“To write something you have to risk making a fool of yourself.”

-       Anne Rice

Be yourself when you write. That’s how you write with confidence. Be completely and fully you. Don’t be afraid of making a fool of yourself. Go ahead and risk it for the sake of your story, the sake of being fully, completely real.

"I can shake off everything as I write; my sorrows disappear, my courage is reborn."

-       Anne Frank

What do we love about Anne Frank? She was real. She told it like it was, without holding back. Her emotions were real. Her struggles were real. Our characters have to be the same way. They must show real feeling, real struggles. After all, that’s how we learn, and that’s how our characters learn, by struggling with real problems.

So let your courage be reborn as you write, as your sorrows disappear from the joy of writing, of creating characters and a story that’s never existed before in this exact form. God created us in his image, and since he’s the ultimate Creator, we were made to feel the joy of creating, just as he did.

"Courage doesn't mean you don't get afraid. Courage means you don't let fear stop you."

-       Bethany Hamilton

When you’re afraid, you dig deep for your courage and write anyway. Don’t let anything stop you from writing confidently.

 

“You don't start out writing good stuff. You start out writing crap and thinking it's good stuff, and then gradually you get better at it. That's why I say one of the most valuable traits is persistence.”

-       Octavia E. Butler

 

When you get back those revisions or those critiques from your critique partners, don’t let yourself stay discouraged. Get back in there. Figure out why they said what they said. If you agree that what they’re suggesting will help your story, then change it. If you don’t agree that their suggestions will improve your story, then don’t change it. But most likely there’s a reason, something you can do to change the story and make it better, to make it as flawless as possible, so your reader doesn’t get hung up on something that distracts them from the meaning and emotion of the story. And that might be the ultimate test of your courage and confidence. Being confident enough to make changes.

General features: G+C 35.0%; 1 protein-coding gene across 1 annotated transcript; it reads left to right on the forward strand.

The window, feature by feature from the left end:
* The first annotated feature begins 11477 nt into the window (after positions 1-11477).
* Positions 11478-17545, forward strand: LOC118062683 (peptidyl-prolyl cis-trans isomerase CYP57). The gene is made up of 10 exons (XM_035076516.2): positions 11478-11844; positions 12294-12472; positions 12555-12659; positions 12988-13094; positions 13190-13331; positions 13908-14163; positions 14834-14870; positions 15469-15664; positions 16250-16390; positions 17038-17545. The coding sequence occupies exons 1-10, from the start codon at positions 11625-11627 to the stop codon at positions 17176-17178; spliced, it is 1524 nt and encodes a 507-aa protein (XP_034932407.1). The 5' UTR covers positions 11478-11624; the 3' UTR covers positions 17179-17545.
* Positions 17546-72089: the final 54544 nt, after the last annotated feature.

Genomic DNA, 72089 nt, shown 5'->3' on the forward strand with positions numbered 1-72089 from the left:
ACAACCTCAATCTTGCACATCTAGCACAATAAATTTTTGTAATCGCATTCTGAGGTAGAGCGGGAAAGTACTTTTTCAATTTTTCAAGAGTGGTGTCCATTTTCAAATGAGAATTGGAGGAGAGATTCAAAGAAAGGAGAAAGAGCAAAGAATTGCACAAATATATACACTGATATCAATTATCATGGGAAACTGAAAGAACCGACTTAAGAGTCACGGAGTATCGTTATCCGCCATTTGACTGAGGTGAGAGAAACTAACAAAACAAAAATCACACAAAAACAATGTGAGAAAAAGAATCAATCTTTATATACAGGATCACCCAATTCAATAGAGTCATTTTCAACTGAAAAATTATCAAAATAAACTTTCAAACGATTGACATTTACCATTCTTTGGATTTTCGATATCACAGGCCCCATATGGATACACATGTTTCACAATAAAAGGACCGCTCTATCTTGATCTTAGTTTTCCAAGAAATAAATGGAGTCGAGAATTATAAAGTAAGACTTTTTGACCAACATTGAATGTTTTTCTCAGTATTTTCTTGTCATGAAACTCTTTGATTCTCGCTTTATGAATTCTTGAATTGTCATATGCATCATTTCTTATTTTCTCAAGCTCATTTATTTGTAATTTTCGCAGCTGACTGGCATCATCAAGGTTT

So, what is your greatest struggle in writing? What keeps you from writing confidently? Or are you writing so confidently, you struggle with the practical side of things? Let us know, and I’ll give away a copy of my recent release, The Orphan’s Wish, to one commenter.
And now for the "surprise news" I've been posting on my social media. I am self-publishing a new book in a month and a half. It's a book I wrote over 10 years ago, a book I always hoped would be the first in a series of books set in my neck of the woods, the place I've lived nearly my whole life--the Deep South. So instead of "playing it safe" and sticking with Medieval fairy tale retellings, traditional publishers, and another Regency romance series, I'm branching out to write what's been on my heart for a while, my Southern series.
Truett Beverly’s hometown needed a doctor, so after finishing medical school, he returned to Bethel Springs, Alabama. Fighting a secret war with a corrupt lawman wasn’t in his plans, but Sheriff Suggs thinks he’s above the law and can lynch anyone who crosses him. When Suggs threatens his childhood friend, Truett dons a cape and hood and rescues him—placing “the Hooded Horseman” in Sheriff Suggs’s crosshairs. 

Celia Wilcox arrives in Bethel Springs in June of 1880. She’s come from Nashville to help her sister care for their younger siblings. She hopes only to be on the small farm for the summer, just until her mother recovers from the shock of Celia’s father’s death. She must return to Nashville to fulfill her dream of opening her own dress shop. 

The lovely Celia catches Truett’s eye, and he finds himself wanting to impress her. But she flatly refuses to flirt with him or to fall for his—if he does say so himself—considerable charm.

Celia’s overwhelming attraction to Truett terrifies her. What will happen when Sheriff Suggs discovers Truett is the Hooded Horseman? Will Celia be able to prevent the sheriff from carrying out one last lynching? Or will her worst fears come true?
You can pre-order it on Amazon!